DURING my press conference Of January 31, 1973, I stated that I would issue a statement outlining my views on executive privilege.
The doctrine of executive privilege is well established. It was first invoked by President Washington, and it has been recognized and utilized by our Presidents for almost 200 years since that time. The doctrine is rooted in the Constitution, which vests "the Executive Power" solely in the President, and it is designed to protect communications within the executive branch in a variety of circumstances in time of both war and peace. Without such protection, our military security, our relations with other countries, our law enforcement procedures, and many other aspects of the national interest could be significantly damaged and the decisionmaking process of the executive branch could be impaired.
The general policy of this Administration regarding the use of executive privilege during the next 4 years will be the same as the one we have followed during the past 4 years and which I outlined in my press conference: Executive privilege will not be used as a shield to prevent embarrassing information from being made available but will be exercised only in those particular instances in which disclosure would harm the public interest.
I first enunciated this policy in a memorandum of March 24, 1969, which I sent to Cabinet officers and heads of agencies. The memorandum read in part:
"The policy of this Administration is to comply to the fullest extent possible with Congressional requests for information. While the Executive branch has the responsibility of withholding certain information the disclosure of which would be incompatible with the public interest, this Administration will invoke this authority only in the most compelling circumstances and after a rigorous inquiry into the actual need for its exercise. For those reasons Executive privilege will not be used without specific Presidential approval."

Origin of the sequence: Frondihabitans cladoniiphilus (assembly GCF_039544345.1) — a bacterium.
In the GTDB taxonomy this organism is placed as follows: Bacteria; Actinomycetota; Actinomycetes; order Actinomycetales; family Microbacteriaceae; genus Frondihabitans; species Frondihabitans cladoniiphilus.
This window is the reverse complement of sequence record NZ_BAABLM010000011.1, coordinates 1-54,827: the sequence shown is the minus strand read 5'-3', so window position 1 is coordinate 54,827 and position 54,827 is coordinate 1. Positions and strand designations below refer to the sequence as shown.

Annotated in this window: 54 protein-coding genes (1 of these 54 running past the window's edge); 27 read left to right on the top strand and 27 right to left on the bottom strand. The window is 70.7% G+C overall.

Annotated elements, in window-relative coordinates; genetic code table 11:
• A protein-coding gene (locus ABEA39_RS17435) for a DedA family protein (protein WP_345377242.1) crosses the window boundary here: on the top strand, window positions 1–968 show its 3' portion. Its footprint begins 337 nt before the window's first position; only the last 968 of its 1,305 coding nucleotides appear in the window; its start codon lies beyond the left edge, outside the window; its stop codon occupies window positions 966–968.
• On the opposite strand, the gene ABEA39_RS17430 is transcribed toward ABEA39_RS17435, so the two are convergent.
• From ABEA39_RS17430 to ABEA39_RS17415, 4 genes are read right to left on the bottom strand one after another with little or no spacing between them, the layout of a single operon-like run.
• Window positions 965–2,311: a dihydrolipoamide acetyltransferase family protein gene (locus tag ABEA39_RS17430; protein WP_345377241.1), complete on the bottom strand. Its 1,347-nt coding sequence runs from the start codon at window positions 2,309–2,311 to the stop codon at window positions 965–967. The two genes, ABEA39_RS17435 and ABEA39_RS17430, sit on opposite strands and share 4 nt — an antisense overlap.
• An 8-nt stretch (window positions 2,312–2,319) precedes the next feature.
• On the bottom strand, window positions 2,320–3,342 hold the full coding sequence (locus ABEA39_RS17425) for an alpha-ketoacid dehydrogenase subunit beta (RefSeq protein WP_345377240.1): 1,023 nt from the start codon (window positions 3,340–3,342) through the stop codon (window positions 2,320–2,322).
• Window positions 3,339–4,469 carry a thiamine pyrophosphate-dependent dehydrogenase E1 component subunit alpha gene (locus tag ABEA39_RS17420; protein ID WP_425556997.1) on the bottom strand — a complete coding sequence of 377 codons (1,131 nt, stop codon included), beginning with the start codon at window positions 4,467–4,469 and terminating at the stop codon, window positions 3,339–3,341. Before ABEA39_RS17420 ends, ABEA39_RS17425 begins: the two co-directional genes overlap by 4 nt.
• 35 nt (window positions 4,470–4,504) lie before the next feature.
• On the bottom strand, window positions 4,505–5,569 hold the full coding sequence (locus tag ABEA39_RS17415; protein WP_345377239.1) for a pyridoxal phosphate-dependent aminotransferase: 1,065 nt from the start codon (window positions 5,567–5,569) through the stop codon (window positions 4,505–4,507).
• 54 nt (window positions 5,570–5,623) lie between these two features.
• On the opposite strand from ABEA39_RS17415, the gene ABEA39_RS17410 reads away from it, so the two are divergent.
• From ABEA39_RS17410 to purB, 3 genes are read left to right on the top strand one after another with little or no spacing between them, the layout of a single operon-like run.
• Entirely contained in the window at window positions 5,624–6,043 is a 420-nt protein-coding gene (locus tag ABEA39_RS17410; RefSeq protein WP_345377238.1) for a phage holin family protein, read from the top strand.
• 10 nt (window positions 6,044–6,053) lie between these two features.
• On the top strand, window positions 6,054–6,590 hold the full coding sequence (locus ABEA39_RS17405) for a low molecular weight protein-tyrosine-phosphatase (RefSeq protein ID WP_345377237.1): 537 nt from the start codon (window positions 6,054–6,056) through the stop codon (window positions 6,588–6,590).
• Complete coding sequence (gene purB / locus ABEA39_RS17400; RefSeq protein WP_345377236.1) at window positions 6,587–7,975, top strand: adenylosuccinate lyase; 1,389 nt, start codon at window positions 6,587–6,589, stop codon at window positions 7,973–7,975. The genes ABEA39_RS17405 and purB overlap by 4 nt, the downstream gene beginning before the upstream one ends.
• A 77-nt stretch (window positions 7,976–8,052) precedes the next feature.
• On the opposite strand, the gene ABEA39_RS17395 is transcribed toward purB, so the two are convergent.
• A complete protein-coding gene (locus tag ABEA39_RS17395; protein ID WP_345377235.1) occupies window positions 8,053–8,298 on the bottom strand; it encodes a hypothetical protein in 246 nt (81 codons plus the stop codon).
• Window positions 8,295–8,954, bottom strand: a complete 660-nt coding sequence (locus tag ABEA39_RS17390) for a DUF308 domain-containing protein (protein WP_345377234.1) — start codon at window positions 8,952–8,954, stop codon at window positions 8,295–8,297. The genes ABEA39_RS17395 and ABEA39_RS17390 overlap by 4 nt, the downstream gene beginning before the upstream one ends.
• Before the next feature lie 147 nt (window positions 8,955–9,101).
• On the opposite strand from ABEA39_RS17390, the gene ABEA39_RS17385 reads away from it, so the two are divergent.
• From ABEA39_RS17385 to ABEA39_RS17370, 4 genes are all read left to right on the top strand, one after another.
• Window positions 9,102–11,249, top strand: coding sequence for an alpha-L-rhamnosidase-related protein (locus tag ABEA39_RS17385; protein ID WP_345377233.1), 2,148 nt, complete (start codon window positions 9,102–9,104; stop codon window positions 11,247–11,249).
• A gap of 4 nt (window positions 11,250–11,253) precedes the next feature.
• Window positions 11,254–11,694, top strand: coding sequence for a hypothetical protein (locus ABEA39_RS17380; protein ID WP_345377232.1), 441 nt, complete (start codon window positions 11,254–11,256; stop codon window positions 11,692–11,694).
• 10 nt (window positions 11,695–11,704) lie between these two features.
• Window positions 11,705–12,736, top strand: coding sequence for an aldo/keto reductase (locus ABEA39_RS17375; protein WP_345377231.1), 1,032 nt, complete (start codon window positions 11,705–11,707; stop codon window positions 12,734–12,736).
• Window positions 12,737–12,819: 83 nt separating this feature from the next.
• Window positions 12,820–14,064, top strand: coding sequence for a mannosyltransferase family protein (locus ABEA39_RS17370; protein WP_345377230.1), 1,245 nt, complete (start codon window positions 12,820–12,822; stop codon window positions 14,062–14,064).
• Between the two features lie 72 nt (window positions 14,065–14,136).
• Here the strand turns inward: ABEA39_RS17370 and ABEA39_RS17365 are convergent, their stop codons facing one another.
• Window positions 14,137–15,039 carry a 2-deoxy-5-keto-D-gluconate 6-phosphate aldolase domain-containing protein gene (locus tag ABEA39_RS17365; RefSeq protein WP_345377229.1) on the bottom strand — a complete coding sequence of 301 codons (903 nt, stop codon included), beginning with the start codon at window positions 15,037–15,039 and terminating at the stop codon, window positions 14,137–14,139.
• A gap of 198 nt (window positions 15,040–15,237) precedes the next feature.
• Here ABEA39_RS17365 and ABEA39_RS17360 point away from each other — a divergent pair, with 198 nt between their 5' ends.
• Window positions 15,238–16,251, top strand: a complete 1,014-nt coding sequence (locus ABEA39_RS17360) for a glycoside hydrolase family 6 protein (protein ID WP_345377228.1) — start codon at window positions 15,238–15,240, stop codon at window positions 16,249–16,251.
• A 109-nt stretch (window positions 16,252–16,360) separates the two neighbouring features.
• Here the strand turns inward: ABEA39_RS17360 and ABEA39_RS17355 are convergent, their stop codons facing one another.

In recent weeks, questions have been raised about the availability of officials in the executive branch to present testimony before committees of the Congress. As my 1969 memorandum dealt primarily with guidelines for providing information to the Congress and did not focus specifically on appearances by officers of the executive branch and members of the President's personal staff, it would be useful to outline my policies concerning the latter question.
During the first 4 years of my Presidency, hundreds of Administration officials spent thousands of hours freely testifying before committees of the Congress. Secretary of Defense Laird, for instance, made 86 separate appearances before Congressional committees, engaging in over 327 hours of testimony. By contrast, there were only three occasions during the first term of my Administration when executive privilege was invoked anywhere in the executive branch in response to a Congressional request for information. These facts speak not of a closed Administration, but of one that is pledged to openness and is proud to stand on its record.
Requests for Congressional appearances by members of the President's personal staff present a different situation and raise different considerations. Such requests have been relatively infrequent through the years, and in past administrations they have been routinely declined. I have followed that same tradition in my Administration, and I intend to continue it during the remainder of my term.